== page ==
The Seagull Essay

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Fiero holds a Ph.D. degree. He formerly taught drama and playwriting at the University of Louisiana at Lafayette and is now a freelance writer and consultant. In the following essay, he examines the ways in which Chekhov employs structural elements and characterization to achieve a sense of uncompromising realism.

Among the early modern playwrights associated with the advent of realism in drama, none seems more wholly committed to its principal mimetic tenant—of depicting life as it actually appears —than does Anton Chekhov. The Seagull (1896) clearly illustrates this dedication, as do the rest of the dramatist's later works: Uncle Vanya (1898), The Cherry Orchard (1900), and Three Sisters (1901). In all of them, Chekhov's signature forte is his ability to reveal character depth while maintaining an almost clinical detachment from his subjects, something he first achieved in his fiction and then successfully carried into his drama.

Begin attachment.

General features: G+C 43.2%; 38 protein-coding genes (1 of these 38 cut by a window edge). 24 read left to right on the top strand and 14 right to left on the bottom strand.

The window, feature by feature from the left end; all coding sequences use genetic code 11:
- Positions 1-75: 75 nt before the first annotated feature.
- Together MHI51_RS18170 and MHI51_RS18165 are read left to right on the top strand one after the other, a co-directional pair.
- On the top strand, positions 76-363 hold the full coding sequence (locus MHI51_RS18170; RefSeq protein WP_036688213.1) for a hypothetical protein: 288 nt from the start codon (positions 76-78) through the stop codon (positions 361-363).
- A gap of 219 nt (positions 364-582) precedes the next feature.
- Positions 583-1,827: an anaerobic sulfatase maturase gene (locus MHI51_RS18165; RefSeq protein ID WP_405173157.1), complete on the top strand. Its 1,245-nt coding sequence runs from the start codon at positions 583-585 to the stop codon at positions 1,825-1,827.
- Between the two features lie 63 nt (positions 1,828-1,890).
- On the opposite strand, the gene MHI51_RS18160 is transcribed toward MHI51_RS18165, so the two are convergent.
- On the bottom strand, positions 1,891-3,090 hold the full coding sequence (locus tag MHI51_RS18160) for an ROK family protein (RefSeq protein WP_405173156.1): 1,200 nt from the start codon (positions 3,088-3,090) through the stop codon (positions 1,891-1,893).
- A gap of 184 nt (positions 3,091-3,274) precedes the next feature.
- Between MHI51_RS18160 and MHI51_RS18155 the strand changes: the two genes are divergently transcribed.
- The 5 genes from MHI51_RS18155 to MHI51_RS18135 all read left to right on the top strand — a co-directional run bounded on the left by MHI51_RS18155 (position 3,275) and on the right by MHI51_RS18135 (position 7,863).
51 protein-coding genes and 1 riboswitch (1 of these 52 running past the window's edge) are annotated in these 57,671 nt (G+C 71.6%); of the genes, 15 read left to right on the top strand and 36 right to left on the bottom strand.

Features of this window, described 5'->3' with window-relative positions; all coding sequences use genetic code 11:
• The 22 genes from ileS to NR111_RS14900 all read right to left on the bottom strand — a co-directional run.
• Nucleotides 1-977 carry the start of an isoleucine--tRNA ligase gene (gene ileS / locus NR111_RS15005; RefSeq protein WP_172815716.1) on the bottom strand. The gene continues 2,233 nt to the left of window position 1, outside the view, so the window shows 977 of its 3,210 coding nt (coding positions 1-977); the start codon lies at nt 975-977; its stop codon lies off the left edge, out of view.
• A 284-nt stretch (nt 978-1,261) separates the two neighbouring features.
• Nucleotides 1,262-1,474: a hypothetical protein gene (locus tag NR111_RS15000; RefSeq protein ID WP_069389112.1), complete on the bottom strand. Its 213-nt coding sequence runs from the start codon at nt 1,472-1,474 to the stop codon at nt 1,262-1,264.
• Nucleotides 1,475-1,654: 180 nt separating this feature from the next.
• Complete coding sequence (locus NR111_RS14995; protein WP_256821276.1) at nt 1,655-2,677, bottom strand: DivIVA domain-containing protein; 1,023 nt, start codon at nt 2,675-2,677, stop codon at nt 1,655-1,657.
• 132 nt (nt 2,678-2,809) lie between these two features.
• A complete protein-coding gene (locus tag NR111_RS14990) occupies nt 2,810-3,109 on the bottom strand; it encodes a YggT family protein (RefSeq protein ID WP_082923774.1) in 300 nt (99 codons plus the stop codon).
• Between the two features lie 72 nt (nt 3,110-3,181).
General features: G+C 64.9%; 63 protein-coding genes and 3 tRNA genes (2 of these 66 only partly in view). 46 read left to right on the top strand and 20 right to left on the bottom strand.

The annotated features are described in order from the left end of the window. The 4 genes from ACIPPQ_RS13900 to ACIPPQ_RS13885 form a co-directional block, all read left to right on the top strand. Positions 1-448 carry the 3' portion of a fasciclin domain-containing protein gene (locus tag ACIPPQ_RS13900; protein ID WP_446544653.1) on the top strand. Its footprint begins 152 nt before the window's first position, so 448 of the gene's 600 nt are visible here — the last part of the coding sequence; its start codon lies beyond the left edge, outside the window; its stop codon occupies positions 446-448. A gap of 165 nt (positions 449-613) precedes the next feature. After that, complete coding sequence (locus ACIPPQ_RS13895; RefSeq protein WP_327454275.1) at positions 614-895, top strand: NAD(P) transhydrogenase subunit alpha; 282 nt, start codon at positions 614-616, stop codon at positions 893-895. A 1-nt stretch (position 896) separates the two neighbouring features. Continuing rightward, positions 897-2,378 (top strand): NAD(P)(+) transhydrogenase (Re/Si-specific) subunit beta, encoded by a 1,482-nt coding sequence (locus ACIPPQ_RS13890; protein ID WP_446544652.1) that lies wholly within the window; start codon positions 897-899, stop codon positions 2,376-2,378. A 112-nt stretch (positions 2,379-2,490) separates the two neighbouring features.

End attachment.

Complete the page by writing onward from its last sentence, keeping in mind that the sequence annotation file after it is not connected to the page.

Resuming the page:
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This section contains 1,887 words
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